Movie theaters across the country are responding to political pressure for tough admission policies to R-rated films, but the get-strict approach is nothing new for Mann Theaters of Minnesota.
The company that operates Movies 10 in Brainerd and 17 other theaters with 90 screens in Minnesota has "followed the rating code for some time," Stephen Mann, company president, said in a recent interview.
"We make every effort to follow the code -- no one under 17 is admitted unless accompanied by an adult -- and that's nothing new for us," he said. "The adults have to show an ID and if they don't, they aren't admitted."
Mann Theater's policies require the adult to actually accompany and remain with the under-17 viewer admitted to an R-rated film, Mann and other company employees said.
It's not enough for a parent or other legitimate adult to give permission at the ticket booth, then leave, a policy that irritates some parents who "feel we have no right to decide what their children watch," Mann said.
"It's the responsibility of parents to decide what their kids see," he added, "but they have to play by our rules. It's a fair policy and a lot better than no policy at all."
Mann theaters' employees, including those at Movies 10, conduct routine walk-throughs during an R-rated showing to verify the adult has remained with an under-17 viewer, Mann and others said.
The routine strolls are also intended to flush out young ticket holders who have purchased admission to a G or PG-13 film, only to skip over to a screen with an R-rated movie.
"If we see kids sitting by themselves, we ask them to step out and offer a refund," Mann said. "If they aren't in the right theater, we give them an opportunity to go to the right one, but otherwise we ask them to leave."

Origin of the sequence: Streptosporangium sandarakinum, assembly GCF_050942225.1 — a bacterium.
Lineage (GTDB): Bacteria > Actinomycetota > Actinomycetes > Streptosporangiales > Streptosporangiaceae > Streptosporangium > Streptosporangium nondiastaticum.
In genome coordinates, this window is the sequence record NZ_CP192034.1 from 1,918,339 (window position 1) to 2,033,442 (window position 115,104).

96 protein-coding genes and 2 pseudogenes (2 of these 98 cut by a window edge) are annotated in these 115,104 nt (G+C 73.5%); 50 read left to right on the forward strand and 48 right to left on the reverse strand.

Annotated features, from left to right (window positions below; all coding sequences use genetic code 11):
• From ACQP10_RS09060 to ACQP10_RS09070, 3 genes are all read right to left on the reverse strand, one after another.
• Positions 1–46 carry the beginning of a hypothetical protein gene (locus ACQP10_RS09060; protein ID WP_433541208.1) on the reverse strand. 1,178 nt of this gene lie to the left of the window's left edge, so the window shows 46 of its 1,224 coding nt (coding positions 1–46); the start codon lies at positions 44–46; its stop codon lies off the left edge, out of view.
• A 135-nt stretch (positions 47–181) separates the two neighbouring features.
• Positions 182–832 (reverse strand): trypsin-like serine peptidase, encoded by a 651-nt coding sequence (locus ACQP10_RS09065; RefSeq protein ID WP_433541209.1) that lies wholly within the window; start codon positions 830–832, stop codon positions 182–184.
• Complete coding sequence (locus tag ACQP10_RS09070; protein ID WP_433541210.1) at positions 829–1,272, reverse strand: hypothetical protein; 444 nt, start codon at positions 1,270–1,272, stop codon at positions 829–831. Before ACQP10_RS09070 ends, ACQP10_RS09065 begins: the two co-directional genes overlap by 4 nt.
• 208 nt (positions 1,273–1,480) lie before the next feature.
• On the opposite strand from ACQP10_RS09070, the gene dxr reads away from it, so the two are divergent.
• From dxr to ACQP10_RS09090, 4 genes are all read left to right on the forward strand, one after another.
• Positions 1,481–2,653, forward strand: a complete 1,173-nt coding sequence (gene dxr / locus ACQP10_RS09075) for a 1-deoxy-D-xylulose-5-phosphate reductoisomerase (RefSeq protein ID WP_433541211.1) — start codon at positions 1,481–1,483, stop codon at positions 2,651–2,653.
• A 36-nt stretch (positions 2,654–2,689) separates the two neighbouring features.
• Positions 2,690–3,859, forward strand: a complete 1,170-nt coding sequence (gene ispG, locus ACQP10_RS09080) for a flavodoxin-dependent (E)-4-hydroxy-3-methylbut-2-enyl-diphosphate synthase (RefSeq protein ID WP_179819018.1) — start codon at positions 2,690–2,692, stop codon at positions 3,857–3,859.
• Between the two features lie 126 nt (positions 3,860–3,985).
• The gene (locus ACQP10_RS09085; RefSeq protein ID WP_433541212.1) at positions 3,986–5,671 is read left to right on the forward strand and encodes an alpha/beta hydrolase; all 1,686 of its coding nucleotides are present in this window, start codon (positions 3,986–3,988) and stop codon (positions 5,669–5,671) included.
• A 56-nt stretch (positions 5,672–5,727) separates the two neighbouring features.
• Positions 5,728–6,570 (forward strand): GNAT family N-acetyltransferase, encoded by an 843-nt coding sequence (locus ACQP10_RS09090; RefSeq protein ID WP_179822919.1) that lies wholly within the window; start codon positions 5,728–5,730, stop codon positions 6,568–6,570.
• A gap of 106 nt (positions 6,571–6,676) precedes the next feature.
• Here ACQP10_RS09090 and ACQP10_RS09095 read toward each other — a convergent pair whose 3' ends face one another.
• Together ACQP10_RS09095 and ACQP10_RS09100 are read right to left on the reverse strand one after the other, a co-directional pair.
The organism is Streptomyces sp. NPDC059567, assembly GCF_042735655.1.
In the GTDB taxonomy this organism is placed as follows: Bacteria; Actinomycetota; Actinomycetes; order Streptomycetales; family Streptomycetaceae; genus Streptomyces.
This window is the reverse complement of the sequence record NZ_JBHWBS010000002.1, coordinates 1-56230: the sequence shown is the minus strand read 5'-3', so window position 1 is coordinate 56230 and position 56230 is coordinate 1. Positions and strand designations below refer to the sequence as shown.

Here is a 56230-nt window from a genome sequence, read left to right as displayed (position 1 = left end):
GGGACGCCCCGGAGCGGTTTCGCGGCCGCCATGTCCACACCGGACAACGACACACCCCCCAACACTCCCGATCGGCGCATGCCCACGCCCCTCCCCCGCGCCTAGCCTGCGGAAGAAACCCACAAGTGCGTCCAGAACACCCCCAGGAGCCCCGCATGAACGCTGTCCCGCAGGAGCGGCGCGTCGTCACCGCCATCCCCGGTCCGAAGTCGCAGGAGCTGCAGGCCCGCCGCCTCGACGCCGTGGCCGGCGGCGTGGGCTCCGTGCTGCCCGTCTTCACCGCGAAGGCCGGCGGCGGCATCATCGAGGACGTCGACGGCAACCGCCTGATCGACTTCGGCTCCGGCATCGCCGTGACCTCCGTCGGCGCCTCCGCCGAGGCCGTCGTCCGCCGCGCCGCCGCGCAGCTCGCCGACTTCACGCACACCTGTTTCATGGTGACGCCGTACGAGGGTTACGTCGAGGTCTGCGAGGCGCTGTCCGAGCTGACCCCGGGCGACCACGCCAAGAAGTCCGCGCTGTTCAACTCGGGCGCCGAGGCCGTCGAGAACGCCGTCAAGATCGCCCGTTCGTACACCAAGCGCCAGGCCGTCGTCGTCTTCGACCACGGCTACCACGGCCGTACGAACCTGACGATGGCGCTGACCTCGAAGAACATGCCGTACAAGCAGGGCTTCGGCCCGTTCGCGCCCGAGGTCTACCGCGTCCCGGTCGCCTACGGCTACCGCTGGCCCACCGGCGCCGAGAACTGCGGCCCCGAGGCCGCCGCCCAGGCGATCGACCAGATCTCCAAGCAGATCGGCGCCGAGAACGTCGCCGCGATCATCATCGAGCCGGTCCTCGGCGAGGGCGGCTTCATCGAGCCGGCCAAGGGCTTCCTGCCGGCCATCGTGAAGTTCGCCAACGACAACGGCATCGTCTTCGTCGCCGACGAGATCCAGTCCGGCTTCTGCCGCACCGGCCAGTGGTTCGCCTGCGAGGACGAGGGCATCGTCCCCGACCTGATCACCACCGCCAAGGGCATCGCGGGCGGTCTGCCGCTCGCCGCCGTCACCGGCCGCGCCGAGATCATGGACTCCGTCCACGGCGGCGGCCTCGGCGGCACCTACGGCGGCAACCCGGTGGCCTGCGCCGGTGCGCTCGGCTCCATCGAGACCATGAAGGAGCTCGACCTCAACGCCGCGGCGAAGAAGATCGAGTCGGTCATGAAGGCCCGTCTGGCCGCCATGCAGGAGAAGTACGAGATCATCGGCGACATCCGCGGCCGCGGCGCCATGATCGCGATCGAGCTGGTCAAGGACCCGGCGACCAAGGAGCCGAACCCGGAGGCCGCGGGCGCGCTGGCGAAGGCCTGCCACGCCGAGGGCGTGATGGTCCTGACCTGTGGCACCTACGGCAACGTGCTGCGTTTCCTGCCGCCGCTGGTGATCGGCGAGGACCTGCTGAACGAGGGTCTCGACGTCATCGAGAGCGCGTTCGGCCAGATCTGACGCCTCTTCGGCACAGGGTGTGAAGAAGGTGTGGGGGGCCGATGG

Mann employees are asked to review every film that comes into their theater, posting special notices and, in some cases, staffing every entrance when an incoming movie seems particularly unsuitable for the under-17 crowd, Mann officials said.
"This is one of those moral things," Mann said. "We are trying to do our part for society. The industry as a whole has felt for many years that if we don't govern ourselves, the government will."
The industry, in fact, has come under siege over the past several months by both federal and state governments, pushing for tougher controls over the marketing and sales of R-rated and NC-17 movies, video games and other entertainment to under-aged kids.
Several state legislators, in fact, even considered bills that imposed criminal penalties on theater owners who failed to enforce the rating code, although no movement has surfaced in Minnesota.
The recent flurry of government activity was prompted in part by a Federal Trade Commission report last year that criticized the industry for making and marketing unsuitable product to teens and kids.
In response, the National Association of Theater Owners issued a set of strict but voluntary guidelines to its member theaters. Mann Theaters of Minnesota is not an association member, and had developed its own policies long before the recent debate.
Some theater chains have complained that the nationwide crackdown has resulted in lower ticket sales, but Mann does not agree.
"If you make films people want to see, they will come," the company executive said. "If a film is rated G or PG-13, the audience potential is greater than if it's rated R.
"From a sales standpoint, It's better to have PG movies in the market, and it makes our job easier besides," he added.
Brainerd Dispatch ©2013. All Rights Reserved.